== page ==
Colic is the name for excessive, frequent crying in a baby who appears to be otherwise healthy. It's a common problem that affects up to one in five babies.
Colic tends to begin when a baby is a few weeks old. It normally stops by four months of age, or by six months at the latest.
Looking after a colicky baby can be very frustrating and distressing, but the problem will eventually pass and is usually nothing to worry about.
Does my baby have colic?
Signs and symptoms of colic include:
- intense crying bouts
- crying in the late afternoon or evening that lasts several hours
- your baby's face being red and flushed when they cry
- your baby clenching their fists, drawing their knees up to their tummy, or arching their back while crying
If your baby has colic, they may appear to be in distress. But the crying outbursts are not harmful, and your baby should continue to feed and gain weight normally.
Advice for parents
Caring for a baby with colic can be very difficult for parents, particularly first-time parents. It's important to remember that:
- your baby's colic is not your fault – it doesn't mean your baby is unwell, you're doing something wrong, or your baby is rejecting you
- your baby will get better eventually – colic normally stops before they're four to six months old
- you should look after your own wellbeing – if possible, ask friends and family for support as it's important to take regular breaks and get some rest
Support groups, such as Cry-sis, can also offer help and advice if you need it. You can contact the Cry-sis helpline for advice on 0845 122 8669 (9am-10pm, seven days a week).
Tips for helping your baby
There's no method that works for all babies with colic, but there are a number of techniques that may help. These include:
- holding your baby during a crying episode
- preventing your baby swallowing air by sitting or holding them upright during feeding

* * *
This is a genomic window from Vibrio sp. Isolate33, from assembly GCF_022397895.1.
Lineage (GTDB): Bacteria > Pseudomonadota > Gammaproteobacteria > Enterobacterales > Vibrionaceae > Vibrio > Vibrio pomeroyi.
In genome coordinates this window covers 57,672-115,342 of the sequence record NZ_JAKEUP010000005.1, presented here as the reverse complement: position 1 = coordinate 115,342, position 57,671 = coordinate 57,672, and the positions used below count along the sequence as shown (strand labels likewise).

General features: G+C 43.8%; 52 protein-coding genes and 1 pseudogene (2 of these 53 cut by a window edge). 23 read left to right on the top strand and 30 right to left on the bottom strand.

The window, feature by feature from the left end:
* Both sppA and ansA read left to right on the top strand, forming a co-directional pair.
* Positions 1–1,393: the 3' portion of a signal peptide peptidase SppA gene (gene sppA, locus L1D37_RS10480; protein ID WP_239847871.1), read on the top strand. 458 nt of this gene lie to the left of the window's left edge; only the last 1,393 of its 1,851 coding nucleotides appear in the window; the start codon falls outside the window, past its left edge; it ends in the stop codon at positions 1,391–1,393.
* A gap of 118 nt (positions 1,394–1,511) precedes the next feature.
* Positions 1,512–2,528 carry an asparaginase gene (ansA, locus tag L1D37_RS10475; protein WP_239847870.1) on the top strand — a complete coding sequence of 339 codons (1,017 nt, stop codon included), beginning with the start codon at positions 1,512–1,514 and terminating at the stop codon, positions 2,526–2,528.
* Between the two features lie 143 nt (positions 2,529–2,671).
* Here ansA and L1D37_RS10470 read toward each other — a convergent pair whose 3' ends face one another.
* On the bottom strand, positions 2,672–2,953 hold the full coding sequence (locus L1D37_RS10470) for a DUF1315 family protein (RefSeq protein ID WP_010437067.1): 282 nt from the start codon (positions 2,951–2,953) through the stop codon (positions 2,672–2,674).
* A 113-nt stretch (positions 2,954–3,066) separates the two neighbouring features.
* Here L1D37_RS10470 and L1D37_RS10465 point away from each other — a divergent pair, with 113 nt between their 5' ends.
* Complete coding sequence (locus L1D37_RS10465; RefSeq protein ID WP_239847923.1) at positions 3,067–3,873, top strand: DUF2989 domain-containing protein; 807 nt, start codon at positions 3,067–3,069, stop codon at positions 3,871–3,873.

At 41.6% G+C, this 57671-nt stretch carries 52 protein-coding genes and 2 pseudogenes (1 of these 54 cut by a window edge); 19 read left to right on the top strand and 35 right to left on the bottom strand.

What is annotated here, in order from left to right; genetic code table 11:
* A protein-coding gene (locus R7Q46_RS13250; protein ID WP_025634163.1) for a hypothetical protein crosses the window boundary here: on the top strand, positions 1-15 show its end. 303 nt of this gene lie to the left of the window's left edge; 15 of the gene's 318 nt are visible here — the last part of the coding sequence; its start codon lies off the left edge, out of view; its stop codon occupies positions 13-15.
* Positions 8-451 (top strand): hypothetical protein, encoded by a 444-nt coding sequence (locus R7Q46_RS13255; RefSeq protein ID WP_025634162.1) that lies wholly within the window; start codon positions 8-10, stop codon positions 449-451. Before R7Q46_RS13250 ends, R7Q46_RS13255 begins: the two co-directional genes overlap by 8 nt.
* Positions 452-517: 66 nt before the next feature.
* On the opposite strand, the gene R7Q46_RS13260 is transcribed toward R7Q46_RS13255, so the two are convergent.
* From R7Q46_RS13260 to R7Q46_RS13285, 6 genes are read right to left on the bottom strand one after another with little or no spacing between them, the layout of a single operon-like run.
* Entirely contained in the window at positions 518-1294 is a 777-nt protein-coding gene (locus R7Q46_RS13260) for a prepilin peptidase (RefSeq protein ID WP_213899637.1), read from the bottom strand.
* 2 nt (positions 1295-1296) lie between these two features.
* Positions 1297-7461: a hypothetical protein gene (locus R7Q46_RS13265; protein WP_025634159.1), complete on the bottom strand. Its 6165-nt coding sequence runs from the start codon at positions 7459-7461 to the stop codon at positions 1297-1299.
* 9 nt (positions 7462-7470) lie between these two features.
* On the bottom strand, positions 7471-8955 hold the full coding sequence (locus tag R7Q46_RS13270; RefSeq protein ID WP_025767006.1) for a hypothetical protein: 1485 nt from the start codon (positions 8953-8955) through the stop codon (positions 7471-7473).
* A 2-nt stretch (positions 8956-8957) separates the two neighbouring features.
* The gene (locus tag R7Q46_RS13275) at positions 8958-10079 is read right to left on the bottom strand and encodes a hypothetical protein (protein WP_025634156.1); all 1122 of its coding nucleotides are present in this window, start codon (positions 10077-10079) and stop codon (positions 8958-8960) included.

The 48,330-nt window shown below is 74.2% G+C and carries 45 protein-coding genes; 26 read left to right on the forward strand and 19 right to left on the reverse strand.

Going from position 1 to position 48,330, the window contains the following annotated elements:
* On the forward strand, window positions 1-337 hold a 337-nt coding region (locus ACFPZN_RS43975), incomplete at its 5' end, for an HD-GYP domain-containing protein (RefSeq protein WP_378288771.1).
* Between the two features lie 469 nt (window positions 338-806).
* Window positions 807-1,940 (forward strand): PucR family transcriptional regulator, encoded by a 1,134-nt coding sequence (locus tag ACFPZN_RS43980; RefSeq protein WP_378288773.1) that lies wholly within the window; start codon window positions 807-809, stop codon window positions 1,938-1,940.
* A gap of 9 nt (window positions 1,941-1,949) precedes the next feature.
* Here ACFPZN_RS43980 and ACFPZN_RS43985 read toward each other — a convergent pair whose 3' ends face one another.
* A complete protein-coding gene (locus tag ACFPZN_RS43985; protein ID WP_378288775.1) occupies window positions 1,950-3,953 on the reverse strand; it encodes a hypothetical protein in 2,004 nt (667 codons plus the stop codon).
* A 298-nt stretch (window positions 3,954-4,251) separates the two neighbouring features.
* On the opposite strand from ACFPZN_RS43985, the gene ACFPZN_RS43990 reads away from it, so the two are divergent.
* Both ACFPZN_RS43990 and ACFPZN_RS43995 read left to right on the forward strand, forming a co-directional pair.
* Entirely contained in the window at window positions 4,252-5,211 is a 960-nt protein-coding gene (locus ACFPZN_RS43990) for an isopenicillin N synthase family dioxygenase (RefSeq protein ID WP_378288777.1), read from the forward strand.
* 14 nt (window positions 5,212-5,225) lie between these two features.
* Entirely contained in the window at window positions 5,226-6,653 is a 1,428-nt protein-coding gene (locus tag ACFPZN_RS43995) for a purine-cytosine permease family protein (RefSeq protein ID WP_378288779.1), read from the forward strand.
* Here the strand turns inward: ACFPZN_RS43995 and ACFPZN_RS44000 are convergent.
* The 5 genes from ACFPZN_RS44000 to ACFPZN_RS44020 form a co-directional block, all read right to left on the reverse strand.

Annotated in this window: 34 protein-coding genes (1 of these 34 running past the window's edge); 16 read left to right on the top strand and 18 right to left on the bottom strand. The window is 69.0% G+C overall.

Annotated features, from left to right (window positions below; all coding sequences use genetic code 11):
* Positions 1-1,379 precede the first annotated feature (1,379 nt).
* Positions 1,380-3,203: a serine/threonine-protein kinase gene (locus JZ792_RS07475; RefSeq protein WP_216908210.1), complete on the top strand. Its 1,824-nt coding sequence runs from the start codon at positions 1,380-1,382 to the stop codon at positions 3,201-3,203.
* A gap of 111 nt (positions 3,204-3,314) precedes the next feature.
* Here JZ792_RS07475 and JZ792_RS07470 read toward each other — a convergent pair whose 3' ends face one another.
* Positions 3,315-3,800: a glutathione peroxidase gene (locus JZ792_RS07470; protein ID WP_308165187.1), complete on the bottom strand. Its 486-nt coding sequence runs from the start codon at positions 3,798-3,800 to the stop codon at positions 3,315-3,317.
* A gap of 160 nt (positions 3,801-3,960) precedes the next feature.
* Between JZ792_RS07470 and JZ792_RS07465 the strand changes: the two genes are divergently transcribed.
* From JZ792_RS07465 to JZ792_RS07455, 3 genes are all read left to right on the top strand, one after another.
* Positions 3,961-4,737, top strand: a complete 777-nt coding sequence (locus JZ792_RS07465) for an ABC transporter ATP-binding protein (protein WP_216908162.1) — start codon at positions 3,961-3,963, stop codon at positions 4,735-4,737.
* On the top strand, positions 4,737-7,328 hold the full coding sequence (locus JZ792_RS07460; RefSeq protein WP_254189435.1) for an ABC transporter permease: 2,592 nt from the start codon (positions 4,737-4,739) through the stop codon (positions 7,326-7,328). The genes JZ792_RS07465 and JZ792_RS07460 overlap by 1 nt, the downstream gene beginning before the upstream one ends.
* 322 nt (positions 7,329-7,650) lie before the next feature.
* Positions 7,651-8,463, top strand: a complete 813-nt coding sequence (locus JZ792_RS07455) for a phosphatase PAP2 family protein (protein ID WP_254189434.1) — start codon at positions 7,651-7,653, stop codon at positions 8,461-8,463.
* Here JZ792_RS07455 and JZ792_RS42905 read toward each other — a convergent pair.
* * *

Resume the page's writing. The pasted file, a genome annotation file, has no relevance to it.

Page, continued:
- burping your baby after feeds
- gently rocking your baby over your shoulder
- bathing your baby in a warm bath
- gently massaging your baby's tummy
Some babies may also benefit from changes to their diet, such as adding drops to breast or bottle milk that aid digestion and release any bubbles of trapped air in your baby's digestive system.
Speak to a GP or pharmacist for advice before trying these.
Read more about treatments for colic.
Do I need to see my GP?
Colic may improve using the techniques mentioned above. You can also ask your health visitor for their advice.
See your GP if you're concerned about your baby, or if nothing seems to be working and you're struggling to cope.
Your GP can check for possible causes of your baby's crying, such as eczema or gastro-oesophageal reflux disease (GORD). GORD is a condition where stomach acid moves back out of the stomach and into the gullet (oesophagus).
If no other cause of your baby's symptoms can be found, your GP can advise you about the things you can do to help your baby, including what treatments are available.
When to seek immediate medical advice
You should get medical help immediately if your baby:
- has a weak, high-pitched, or continuous cry
- seems floppy when you pick them up
- isn't feeding
- vomits green fluid
- has blood in their poo
- has a fever of 38C or above (if they're less than three months old) or 39C or above (if they're three to six months old)
- has a bulging fontanelle (the soft spot at the top of a baby's head)
- has a fit (seizure)
- turns blue, blotchy, or very pale
- has breathing problems, such as breathing quickly or grunting while breathing
These symptoms can indicate a more serious problem. Read about spotting signs of serious illness in children for information about what to look for and where you should go for help.
What causes colic?
The cause or causes of colic are unknown, but a number of theories have been suggested. These include indigestion, trapped wind, or a temporary gut sensitivity to certain proteins and sugars found in breast and formula milk.
It has also been suggested colic may just be at the extreme end of normal crying in babies.
Colic occurs equally in boys and girls, and both in babies who are breastfed and those who are bottle-fed.